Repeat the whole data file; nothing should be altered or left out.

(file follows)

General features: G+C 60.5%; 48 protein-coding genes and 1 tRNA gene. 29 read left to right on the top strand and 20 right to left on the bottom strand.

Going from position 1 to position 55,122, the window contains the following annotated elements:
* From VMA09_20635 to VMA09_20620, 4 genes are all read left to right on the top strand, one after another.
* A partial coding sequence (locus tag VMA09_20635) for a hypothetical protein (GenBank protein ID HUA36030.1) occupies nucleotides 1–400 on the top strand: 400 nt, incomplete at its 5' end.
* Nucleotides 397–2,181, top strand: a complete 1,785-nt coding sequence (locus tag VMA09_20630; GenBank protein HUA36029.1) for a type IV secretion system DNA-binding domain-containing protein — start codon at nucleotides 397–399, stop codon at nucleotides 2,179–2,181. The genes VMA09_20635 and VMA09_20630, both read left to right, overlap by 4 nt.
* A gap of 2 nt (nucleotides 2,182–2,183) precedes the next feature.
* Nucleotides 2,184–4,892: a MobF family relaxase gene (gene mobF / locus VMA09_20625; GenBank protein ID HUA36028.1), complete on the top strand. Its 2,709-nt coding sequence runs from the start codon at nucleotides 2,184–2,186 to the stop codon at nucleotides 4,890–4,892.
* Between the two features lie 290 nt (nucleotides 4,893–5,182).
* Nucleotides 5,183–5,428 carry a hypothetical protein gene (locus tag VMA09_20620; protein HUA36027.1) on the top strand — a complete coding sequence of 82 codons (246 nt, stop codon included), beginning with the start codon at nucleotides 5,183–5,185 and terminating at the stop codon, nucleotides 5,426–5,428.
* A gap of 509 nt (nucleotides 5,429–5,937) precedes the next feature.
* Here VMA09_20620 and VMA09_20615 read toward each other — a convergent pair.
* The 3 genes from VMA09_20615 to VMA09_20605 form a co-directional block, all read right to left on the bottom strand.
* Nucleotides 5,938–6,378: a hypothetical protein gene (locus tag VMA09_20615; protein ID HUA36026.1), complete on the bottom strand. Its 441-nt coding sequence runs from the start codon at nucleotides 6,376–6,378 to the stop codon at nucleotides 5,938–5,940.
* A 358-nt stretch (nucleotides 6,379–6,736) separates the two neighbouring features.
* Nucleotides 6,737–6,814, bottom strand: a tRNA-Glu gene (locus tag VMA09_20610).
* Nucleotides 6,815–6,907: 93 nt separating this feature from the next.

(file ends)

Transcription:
General features: G+C 60.5%; 48 protein-coding genes and 1 tRNA gene. 29 read left to right on the top strand and 20 right to left on the bottom strand.

Going from position 1 to position 55,122, the window contains the following annotated elements:
* From VMA09_20635 to VMA09_20620, 4 genes are all read left to right on the top strand, one after another.
* A partial coding sequence (locus tag VMA09_20635) for a hypothetical protein (GenBank protein ID HUA36030.1) occupies nucleotides 1–400 on the top strand: 400 nt, incomplete at its 5' end.
* Nucleotides 397–2,181, top strand: a complete 1,785-nt coding sequence (locus tag VMA09_20630; GenBank protein HUA36029.1) for a type IV secretion system DNA-binding domain-containing protein — start codon at nucleotides 397–399, stop codon at nucleotides 2,179–2,181. The genes VMA09_20635 and VMA09_20630, both read left to right, overlap by 4 nt.
* A gap of 2 nt (nucleotides 2,182–2,183) precedes the next feature.
* Nucleotides 2,184–4,892: a MobF family relaxase gene (gene mobF / locus VMA09_20625; GenBank protein ID HUA36028.1), complete on the top strand. Its 2,709-nt coding sequence runs from the start codon at nucleotides 2,184–2,186 to the stop codon at nucleotides 4,890–4,892.
* Between the two features lie 290 nt (nucleotides 4,893–5,182).
* Nucleotides 5,183–5,428 carry a hypothetical protein gene (locus tag VMA09_20620; protein HUA36027.1) on the top strand — a complete coding sequence of 82 codons (246 nt, stop codon included), beginning with the start codon at nucleotides 5,183–5,185 and terminating at the stop codon, nucleotides 5,426–5,428.
* A gap of 509 nt (nucleotides 5,429–5,937) precedes the next feature.
* Here VMA09_20620 and VMA09_20615 read toward each other — a convergent pair.
* The 3 genes from VMA09_20615 to VMA09_20605 form a co-directional block, all read right to left on the bottom strand.
* Nucleotides 5,938–6,378: a hypothetical protein gene (locus tag VMA09_20615; protein ID HUA36026.1), complete on the bottom strand. Its 441-nt coding sequence runs from the start codon at nucleotides 6,376–6,378 to the stop codon at nucleotides 5,938–5,940.
* A 358-nt stretch (nucleotides 6,379–6,736) separates the two neighbouring features.
* Nucleotides 6,737–6,814, bottom strand: a tRNA-Glu gene (locus tag VMA09_20610).
* Nucleotides 6,815–6,907: 93 nt separating this feature from the next.